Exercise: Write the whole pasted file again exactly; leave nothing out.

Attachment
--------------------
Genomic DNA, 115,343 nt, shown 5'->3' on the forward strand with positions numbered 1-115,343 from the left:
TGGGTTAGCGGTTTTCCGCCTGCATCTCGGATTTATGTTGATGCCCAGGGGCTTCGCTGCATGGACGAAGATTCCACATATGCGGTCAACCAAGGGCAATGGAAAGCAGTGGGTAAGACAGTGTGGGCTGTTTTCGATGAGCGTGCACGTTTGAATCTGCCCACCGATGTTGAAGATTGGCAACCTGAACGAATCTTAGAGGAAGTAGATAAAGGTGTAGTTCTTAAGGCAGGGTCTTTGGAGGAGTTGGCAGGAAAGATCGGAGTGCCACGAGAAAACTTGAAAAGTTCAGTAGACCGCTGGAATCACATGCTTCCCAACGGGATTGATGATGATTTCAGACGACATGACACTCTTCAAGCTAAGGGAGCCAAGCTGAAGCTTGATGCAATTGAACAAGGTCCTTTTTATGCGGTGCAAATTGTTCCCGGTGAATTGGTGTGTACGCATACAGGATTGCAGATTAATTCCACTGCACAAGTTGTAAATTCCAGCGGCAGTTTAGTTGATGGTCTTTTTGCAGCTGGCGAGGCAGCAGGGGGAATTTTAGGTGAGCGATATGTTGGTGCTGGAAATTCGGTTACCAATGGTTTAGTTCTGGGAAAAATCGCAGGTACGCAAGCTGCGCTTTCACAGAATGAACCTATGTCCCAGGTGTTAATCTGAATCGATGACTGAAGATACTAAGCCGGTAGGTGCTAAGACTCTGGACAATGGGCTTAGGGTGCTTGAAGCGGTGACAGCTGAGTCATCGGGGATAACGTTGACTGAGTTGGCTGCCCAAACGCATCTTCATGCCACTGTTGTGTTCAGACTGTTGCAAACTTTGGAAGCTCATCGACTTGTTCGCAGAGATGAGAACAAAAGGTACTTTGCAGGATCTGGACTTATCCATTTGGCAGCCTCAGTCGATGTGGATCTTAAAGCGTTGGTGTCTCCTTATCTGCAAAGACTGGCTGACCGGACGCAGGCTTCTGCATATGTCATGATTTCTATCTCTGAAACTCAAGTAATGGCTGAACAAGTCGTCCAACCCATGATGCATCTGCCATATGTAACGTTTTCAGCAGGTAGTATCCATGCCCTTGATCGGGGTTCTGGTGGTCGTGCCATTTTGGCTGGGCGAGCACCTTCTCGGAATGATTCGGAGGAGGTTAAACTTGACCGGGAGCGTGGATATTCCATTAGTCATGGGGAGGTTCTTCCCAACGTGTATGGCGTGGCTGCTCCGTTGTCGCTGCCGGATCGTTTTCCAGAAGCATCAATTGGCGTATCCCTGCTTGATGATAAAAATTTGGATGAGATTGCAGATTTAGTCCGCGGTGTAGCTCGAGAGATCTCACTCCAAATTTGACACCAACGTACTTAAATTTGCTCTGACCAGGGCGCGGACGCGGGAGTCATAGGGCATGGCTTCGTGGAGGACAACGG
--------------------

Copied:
Genomic DNA, 115,343 nt, shown 5'->3' on the forward strand with positions numbered 1-115,343 from the left:
TGGGTTAGCGGTTTTCCGCCTGCATCTCGGATTTATGTTGATGCCCAGGGGCTTCGCTGCATGGACGAAGATTCCACATATGCGGTCAACCAAGGGCAATGGAAAGCAGTGGGTAAGACAGTGTGGGCTGTTTTCGATGAGCGTGCACGTTTGAATCTGCCCACCGATGTTGAAGATTGGCAACCTGAACGAATCTTAGAGGAAGTAGATAAAGGTGTAGTTCTTAAGGCAGGGTCTTTGGAGGAGTTGGCAGGAAAGATCGGAGTGCCACGAGAAAACTTGAAAAGTTCAGTAGACCGCTGGAATCACATGCTTCCCAACGGGATTGATGATGATTTCAGACGACATGACACTCTTCAAGCTAAGGGAGCCAAGCTGAAGCTTGATGCAATTGAACAAGGTCCTTTTTATGCGGTGCAAATTGTTCCCGGTGAATTGGTGTGTACGCATACAGGATTGCAGATTAATTCCACTGCACAAGTTGTAAATTCCAGCGGCAGTTTAGTTGATGGTCTTTTTGCAGCTGGCGAGGCAGCAGGGGGAATTTTAGGTGAGCGATATGTTGGTGCTGGAAATTCGGTTACCAATGGTTTAGTTCTGGGAAAAATCGCAGGTACGCAAGCTGCGCTTTCACAGAATGAACCTATGTCCCAGGTGTTAATCTGAATCGATGACTGAAGATACTAAGCCGGTAGGTGCTAAGACTCTGGACAATGGGCTTAGGGTGCTTGAAGCGGTGACAGCTGAGTCATCGGGGATAACGTTGACTGAGTTGGCTGCCCAAACGCATCTTCATGCCACTGTTGTGTTCAGACTGTTGCAAACTTTGGAAGCTCATCGACTTGTTCGCAGAGATGAGAACAAAAGGTACTTTGCAGGATCTGGACTTATCCATTTGGCAGCCTCAGTCGATGTGGATCTTAAAGCGTTGGTGTCTCCTTATCTGCAAAGACTGGCTGACCGGACGCAGGCTTCTGCATATGTCATGATTTCTATCTCTGAAACTCAAGTAATGGCTGAACAAGTCGTCCAACCCATGATGCATCTGCCATATGTAACGTTTTCAGCAGGTAGTATCCATGCCCTTGATCGGGGTTCTGGTGGTCGTGCCATTTTGGCTGGGCGAGCACCTTCTCGGAATGATTCGGAGGAGGTTAAACTTGACCGGGAGCGTGGATATTCCATTAGTCATGGGGAGGTTCTTCCCAACGTGTATGGCGTGGCTGCTCCGTTGTCGCTGCCGGATCGTTTTCCAGAAGCATCAATTGGCGTATCCCTGCTTGATGATAAAAATTTGGATGAGATTGCAGATTTAGTCCGCGGTGTAGCTCGAGAGATCTCACTCCAAATTTGACACCAACGTACTTAAATTTGCTCTGACCAGGGCGCGGACGCGGGAGTCATAGGGCATGGCTTCGTGGAGGACAACGG